The decision by the U.S. Judicial Panel on Multidistrict Litigation to consolidate the Anthem cyberbreach lawsuits to California surprised many but may prove to be an advantage for the plaintiffs.
In an order issued June 8, the MDL panel transferred all cases related to the cyber-attack on health insurance giant Anthem Inc. to the U.S. District Court for the Northern District of California. Although Anthem has its headquarters in Indianapolis, the panel noted Anthem is the largest for-profit health insurer in California and maintains several offices there.
“We’re disappointed the case didn’t come to the Southern District of Indiana given the vast majority of plaintiffs and defendant who wanted it to come here,” said Irwin Levin, managing partner of Cohen & Malad LLP. “The judges of the Southern District would have done an excellent job.”
The lawsuits stem from a massive data breach that Anthem experienced sometime between Dec. 10, 2014, and Feb. 4, 2015. Personal information, including Social Security and credit card numbers, were stolen from an estimated 80 million current and former customers.
A decision in this litigation could have a far-reaching impact, said William Riley of Price Waicukauski & Riley LLC.
“Because we have such an information-based economy, this case could very well shape how negligence is assigned to a corporation regarding information for the next 25 or 30 years,” he said.
Despite the alarming loss of private data, plaintiffs still face the difficult task of proving they have been harmed by the breach. Linking information believed to have been stolen in a cyberattack to a specific injury or an impending injury has been a high hurdle to clear.
However, a 2014 ruling from U.S. District Court for the Northern District of California lowered that hurdle a little. Federal Judge Lucy Koh, who will be handling the Anthem case, found the plaintiffs in the breach of Adobe Systems Inc. do have standing to sue.
In In re Adobe Sys., Inc Privacy Litig., No. 13-CV-05226-LHK (N.D. Cal. Sept. 4, 2014), she rejected the defendant’s argument that the plaintiffs could not show they had suffered any harm from the theft of their personal data.
Koh wrote in her 41-page order, “[T]o to require Plaintiffs to wait until they actually suffer identity theft or credit card fraud in order to have standing would run counter to the well-established principle that harm need not have already occurred or be ‘literally certain’ in order to constitute injury-in-fact.”
She also wrote in an accompanying footnote that making plaintiffs wait for the harm before suing would pose another kind of problem. The more time that passes between the data breach and an instance of identity theft, the greater the defendant’s ability to argue the injury is not “fairly traceable” to the cyberattack.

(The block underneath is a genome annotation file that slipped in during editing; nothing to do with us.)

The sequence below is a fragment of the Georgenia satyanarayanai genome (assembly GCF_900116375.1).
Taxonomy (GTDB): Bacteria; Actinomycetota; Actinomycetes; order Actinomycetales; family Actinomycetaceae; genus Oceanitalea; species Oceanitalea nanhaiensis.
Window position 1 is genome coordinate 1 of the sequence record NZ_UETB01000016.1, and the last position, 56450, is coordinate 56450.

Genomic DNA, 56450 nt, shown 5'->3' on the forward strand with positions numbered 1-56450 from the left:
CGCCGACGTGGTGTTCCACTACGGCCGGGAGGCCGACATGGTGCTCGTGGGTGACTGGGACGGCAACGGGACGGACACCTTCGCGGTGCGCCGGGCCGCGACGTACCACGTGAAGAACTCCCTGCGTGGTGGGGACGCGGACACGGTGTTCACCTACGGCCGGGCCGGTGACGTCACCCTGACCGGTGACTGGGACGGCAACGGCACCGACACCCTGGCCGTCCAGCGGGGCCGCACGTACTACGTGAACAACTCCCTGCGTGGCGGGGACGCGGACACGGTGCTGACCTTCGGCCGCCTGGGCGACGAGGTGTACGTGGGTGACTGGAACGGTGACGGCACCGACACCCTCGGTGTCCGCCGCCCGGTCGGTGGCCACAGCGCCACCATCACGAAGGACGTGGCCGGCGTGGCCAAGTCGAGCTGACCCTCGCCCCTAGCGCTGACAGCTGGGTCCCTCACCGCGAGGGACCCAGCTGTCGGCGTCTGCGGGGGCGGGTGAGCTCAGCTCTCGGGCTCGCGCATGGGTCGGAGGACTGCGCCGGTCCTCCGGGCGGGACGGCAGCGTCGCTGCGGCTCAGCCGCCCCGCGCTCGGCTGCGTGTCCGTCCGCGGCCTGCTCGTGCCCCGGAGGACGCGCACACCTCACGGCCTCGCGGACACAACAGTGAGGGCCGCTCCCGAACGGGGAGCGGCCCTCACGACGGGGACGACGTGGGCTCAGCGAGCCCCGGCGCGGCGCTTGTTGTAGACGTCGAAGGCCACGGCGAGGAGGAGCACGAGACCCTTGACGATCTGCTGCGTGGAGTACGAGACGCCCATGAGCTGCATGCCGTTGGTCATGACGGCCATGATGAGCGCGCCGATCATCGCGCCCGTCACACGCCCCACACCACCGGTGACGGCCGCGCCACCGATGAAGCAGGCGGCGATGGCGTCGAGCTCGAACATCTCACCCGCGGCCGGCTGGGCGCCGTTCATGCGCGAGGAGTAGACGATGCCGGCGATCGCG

The issue of cause of action remains unsettled in the 7th Circuit Court of Appeals, which could have been a factor in dissuading the MDL panel to assign the Anthem case to Indiana. The Circuit Court is considering arguments regarding plaintiffs’ injuries following a data breach at Neiman Marcus but had not rendered a decision by the time the transfer order was issued.
The MDL panel declined to comment beyond what it said in the order. Laura Briggs, clerk for the Southern District of Indiana, said she has no record of whether the panel contacted one of the District’s judges to see if it could accept the case.
Levin described the Anthem lawsuits as a “step beyond data breach cases brought thus far.” This theft, he said, not only involves credit card numbers and personal information but also includes personal data on children and may include medical records.
Along with the size of the breach, Levin said Anthem charged customers for the protection of their personal data. Plaintiffs can now claim they did not get what they paid for, he said.
Anthem did not respond to a request for comment.
Cohen & Malad and Price Waicukauski & Riley are among the Indiana firms representing plaintiffs in suits against Anthem.
Prior to the MDL panel’s decision, Levin had said his firm would try to be lead counsel if the cases were consolidated in the Southern District of Indiana. Now, given the geographical distance to California, he does not anticipate Cohen & Malad will seek that position.
He does want his firm to remain involved. Riley, too, expects his firm will continue to do work on the case, possibly as a member of the plaintiffs’ steering committee.
As for the cost in terms of money, manpower and time to litigate this lawsuit against Anthem, Levin said that is difficult to determine. Class actions involving tens or hundreds of million of dollars are huge undertakings involving a high degree of risk, and they require serious commitments of resources in lawyer time and money spent on discovery, he said.•